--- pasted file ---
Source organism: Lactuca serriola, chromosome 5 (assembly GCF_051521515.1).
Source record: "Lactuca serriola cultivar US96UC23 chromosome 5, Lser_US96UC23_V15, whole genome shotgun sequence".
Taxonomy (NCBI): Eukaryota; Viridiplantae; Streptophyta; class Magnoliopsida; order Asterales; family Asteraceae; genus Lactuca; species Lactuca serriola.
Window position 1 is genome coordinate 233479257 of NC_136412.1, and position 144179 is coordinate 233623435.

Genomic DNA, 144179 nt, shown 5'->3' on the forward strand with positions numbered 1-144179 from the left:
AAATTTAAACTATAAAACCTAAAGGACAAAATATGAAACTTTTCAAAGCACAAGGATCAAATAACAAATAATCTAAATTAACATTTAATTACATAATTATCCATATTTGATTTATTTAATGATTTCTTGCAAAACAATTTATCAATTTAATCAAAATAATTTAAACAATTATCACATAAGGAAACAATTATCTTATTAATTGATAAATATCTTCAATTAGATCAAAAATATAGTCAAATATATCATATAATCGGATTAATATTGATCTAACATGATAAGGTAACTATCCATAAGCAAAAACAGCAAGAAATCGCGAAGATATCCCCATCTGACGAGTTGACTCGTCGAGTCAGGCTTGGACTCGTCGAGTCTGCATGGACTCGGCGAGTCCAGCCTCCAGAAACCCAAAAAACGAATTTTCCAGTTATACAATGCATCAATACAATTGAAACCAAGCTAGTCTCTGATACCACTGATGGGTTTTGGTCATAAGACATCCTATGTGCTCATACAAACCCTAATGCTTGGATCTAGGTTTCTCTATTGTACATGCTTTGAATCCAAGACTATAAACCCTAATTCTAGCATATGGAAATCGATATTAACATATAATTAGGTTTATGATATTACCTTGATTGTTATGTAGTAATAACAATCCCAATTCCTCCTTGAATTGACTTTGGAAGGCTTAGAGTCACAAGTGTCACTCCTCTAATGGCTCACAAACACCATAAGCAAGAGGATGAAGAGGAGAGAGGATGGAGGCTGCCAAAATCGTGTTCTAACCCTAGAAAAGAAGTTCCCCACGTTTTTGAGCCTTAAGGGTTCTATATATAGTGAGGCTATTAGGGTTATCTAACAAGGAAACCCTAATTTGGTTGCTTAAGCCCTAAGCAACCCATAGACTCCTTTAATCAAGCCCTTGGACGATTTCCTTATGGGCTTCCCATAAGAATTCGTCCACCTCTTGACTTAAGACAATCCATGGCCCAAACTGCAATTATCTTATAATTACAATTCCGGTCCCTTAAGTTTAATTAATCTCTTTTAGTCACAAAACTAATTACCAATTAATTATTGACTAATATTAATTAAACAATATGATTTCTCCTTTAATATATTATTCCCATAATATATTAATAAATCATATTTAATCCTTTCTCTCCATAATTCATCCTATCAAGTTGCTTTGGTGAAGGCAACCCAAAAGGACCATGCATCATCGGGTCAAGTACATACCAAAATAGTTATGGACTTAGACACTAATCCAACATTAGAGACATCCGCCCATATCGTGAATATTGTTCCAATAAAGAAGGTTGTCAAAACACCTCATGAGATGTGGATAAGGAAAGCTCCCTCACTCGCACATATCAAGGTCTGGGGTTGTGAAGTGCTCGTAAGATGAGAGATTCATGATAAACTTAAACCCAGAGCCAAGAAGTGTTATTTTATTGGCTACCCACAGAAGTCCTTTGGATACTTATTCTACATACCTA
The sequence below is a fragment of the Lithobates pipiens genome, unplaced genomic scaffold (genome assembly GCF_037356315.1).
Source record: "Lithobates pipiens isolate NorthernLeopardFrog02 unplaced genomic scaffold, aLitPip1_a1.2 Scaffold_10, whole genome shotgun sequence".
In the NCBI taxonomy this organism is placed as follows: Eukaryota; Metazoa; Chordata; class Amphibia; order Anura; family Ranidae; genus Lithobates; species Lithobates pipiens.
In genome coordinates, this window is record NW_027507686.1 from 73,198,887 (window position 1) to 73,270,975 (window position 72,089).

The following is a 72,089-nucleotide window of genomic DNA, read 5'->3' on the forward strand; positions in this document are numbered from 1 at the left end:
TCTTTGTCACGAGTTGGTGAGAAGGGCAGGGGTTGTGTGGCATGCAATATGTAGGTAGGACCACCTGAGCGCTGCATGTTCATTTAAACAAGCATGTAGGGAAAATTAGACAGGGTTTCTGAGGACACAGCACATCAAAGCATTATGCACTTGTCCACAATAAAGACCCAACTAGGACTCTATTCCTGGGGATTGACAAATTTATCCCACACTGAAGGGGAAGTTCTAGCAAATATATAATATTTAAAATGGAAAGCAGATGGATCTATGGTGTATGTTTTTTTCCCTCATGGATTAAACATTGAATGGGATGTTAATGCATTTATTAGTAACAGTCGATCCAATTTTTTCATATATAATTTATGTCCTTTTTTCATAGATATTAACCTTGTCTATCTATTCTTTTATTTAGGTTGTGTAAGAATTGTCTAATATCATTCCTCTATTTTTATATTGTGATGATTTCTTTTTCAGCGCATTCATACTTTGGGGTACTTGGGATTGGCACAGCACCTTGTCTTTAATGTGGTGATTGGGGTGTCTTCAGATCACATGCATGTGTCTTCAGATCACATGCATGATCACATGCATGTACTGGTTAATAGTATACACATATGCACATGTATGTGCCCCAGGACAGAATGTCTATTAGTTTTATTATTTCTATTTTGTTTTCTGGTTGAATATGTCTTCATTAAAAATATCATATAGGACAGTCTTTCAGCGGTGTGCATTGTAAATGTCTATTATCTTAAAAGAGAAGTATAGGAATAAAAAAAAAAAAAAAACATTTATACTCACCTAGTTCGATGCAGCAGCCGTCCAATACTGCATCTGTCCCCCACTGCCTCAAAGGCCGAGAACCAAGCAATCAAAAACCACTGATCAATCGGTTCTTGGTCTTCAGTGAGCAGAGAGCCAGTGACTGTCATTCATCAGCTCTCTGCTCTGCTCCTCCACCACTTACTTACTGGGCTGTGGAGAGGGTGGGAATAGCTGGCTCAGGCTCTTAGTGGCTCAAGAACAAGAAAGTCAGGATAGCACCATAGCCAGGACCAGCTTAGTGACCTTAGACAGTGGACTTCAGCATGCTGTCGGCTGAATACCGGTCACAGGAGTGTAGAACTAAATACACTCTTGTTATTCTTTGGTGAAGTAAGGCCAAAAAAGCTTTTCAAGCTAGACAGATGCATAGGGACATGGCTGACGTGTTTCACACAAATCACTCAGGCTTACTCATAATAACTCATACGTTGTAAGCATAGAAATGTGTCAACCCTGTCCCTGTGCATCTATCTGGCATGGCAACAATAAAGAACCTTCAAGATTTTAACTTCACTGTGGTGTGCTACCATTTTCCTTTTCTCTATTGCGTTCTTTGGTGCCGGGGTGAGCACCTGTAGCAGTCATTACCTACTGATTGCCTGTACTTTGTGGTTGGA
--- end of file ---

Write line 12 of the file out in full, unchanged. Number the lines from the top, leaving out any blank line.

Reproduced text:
TCTTTGTCACGAGTTGGTGAGAAGGGCAGGGGTTGTGTGGCATGCAATATGTAGGTAGGACCACCTGAGCGCTGCATGTTCATTTAAACAAGCATGTAGGGAAAATTAGACAGGGTTTCTGAGGACACAGCACATCAAAGCATTATGCACTTGTCCACAATAAAGACCCAACTAGGACTCTATTCCTGGGGATTGACAAATTTATCCCACACTGAAGGGGAAGTTCTAGCAAATATATAATATTTAAAATGGAAAGCAGATGGATCTATGGTGTATGTTTTTTTCCCTCATGGATTAAACATTGAATGGGATGTTAATGCATTTATTAGTAACAGTCGATCCAATTTTTTCATATATAATTTATGTCCTTTTTTCATAGATATTAACCTTGTCTATCTATTCTTTTATTTAGGTTGTGTAAGAATTGTCTAATATCATTCCTCTATTTTTATATTGTGATGATTTCTTTTTCAGCGCATTCATACTTTGGGGTACTTGGGATTGGCACAGCACCTTGTCTTTAATGTGGTGATTGGGGTGTCTTCAGATCACATGCATGTGTCTTCAGATCACATGCATGATCACATGCATGTACTGGTTAATAGTATACACATATGCACATGTATGTGCCCCAGGACAGAATGTCTATTAGTTTTATTATTTCTATTTTGTTTTCTGGTTGAATATGTCTTCATTAAAAATATCATATAGGACAGTCTTTCAGCGGTGTGCATTGTAAATGTCTATTATCTTAAAAGAGAAGTATAGGAATAAAAAAAAAAAAAAAACATTTATACTCACCTAGTTCGATGCAGCAGCCGTCCAATACTGCATCTGTCCCCCACTGCCTCAAAGGCCGAGAACCAAGCAATCAAAAACCACTGATCAATCGGTTCTTGGTCTTCAGTGAGCAGAGAGCCAGTGACTGTCATTCATCAGCTCTCTGCTCTGCTCCTCCACCACTTACTTACTGGGCTGTGGAGAGGGTGGGAATAGCTGGCTCAGGCTCTTAGTGGCTCAAGAACAAGAAAGTCAGGATAGCACCATAGCCAGGACCAGCTTAGTGACCTTAGACAGTGGACTTCAGCATGCTGTCGGCTGAATACCGGTCACAGGAGTGTAGAACTAAATACACTCTTGTTATTCTTTGGTGAAGTAAGGCCAAAAAAGCTTTTCAAGCTAGACAGATGCATAGGGACATGGCTGACGTGTTTCACACAAATCACTCAGGCTTACTCATAATAACTCATACGTTGTAAGCATAGAAATGTGTCAACCCTGTCCCTGTGCATCTATCTGGCATGGCAACAATAAAGAACCTTCAAGATTTTAACTTCACTGTGGTGTGCTACCATTTTCCTTTTCTCTATTGCGTTCTTTGGTGCCGGGGTGAGCACCTGTAGCAGTCATTACCTACTGATTGCCTGTACTTTGTGGTTGGA